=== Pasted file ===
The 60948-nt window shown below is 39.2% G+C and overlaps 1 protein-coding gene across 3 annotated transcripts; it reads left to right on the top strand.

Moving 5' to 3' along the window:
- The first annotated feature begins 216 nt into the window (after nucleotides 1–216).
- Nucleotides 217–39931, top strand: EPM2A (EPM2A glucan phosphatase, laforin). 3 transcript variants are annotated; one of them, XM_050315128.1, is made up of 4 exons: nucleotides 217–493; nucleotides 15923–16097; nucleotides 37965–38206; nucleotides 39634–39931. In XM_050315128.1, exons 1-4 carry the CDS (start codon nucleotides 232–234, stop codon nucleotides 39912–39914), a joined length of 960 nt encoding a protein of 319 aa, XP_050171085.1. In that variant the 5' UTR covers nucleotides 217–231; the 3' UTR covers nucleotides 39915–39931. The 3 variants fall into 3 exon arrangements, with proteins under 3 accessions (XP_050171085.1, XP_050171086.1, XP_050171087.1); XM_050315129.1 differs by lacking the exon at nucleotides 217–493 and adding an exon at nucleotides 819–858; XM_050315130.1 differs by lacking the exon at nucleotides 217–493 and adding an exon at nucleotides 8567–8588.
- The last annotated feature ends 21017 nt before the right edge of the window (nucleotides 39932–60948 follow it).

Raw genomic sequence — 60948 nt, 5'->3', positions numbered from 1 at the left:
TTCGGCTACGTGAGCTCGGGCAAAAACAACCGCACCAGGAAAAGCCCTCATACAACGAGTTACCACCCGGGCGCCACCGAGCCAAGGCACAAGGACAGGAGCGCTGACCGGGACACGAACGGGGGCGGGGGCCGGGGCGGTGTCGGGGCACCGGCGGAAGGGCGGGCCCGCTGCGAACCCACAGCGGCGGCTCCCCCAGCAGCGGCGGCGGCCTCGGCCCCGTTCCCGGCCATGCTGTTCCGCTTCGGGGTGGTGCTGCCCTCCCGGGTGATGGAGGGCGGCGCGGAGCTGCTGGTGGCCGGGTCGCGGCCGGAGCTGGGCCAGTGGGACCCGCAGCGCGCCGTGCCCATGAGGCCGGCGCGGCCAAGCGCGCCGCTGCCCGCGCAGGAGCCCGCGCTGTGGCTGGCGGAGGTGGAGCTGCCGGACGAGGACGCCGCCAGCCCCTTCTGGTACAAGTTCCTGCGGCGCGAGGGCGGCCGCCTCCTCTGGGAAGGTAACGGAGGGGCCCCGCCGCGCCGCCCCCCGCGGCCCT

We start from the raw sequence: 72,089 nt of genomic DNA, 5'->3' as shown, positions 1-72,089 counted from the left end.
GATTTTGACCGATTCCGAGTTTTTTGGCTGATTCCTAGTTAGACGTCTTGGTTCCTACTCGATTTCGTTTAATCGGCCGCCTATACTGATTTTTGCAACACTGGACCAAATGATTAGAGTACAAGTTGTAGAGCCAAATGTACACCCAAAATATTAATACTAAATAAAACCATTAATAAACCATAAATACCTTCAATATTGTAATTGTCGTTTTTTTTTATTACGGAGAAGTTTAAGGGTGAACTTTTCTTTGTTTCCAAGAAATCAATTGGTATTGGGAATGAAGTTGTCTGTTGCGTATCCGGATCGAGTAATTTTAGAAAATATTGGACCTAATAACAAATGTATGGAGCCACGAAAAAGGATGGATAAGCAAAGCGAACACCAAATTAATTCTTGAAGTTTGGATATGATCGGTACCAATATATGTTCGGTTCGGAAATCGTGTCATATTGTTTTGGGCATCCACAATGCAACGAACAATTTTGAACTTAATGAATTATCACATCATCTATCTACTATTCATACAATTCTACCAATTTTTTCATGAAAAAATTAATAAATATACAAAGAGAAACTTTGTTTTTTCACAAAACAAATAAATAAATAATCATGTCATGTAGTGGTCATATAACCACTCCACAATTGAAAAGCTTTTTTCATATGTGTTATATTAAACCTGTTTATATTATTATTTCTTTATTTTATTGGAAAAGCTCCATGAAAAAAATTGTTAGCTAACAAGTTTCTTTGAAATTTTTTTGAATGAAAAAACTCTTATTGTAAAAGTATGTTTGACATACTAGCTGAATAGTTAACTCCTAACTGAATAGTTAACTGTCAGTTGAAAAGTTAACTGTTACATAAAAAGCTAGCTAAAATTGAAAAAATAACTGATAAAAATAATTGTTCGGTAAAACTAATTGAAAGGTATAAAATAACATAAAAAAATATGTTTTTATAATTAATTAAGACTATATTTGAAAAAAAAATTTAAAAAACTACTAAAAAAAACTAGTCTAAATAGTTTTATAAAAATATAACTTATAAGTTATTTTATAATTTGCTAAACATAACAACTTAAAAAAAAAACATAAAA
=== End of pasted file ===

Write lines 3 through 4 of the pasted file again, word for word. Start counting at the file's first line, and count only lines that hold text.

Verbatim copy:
- The first annotated feature begins 216 nt into the window (after nucleotides 1–216).
- Nucleotides 217–39931, top strand: EPM2A (EPM2A glucan phosphatase, laforin). 3 transcript variants are annotated; one of them, XM_050315128.1, is made up of 4 exons: nucleotides 217–493; nucleotides 15923–16097; nucleotides 37965–38206; nucleotides 39634–39931. In XM_050315128.1, exons 1-4 carry the CDS (start codon nucleotides 232–234, stop codon nucleotides 39912–39914), a joined length of 960 nt encoding a protein of 319 aa, XP_050171085.1. In that variant the 5' UTR covers nucleotides 217–231; the 3' UTR covers nucleotides 39915–39931. The 3 variants fall into 3 exon arrangements, with proteins under 3 accessions (XP_050171085.1, XP_050171086.1, XP_050171087.1); XM_050315129.1 differs by lacking the exon at nucleotides 217–493 and adding an exon at nucleotides 819–858; XM_050315130.1 differs by lacking the exon at nucleotides 217–493 and adding an exon at nucleotides 8567–8588.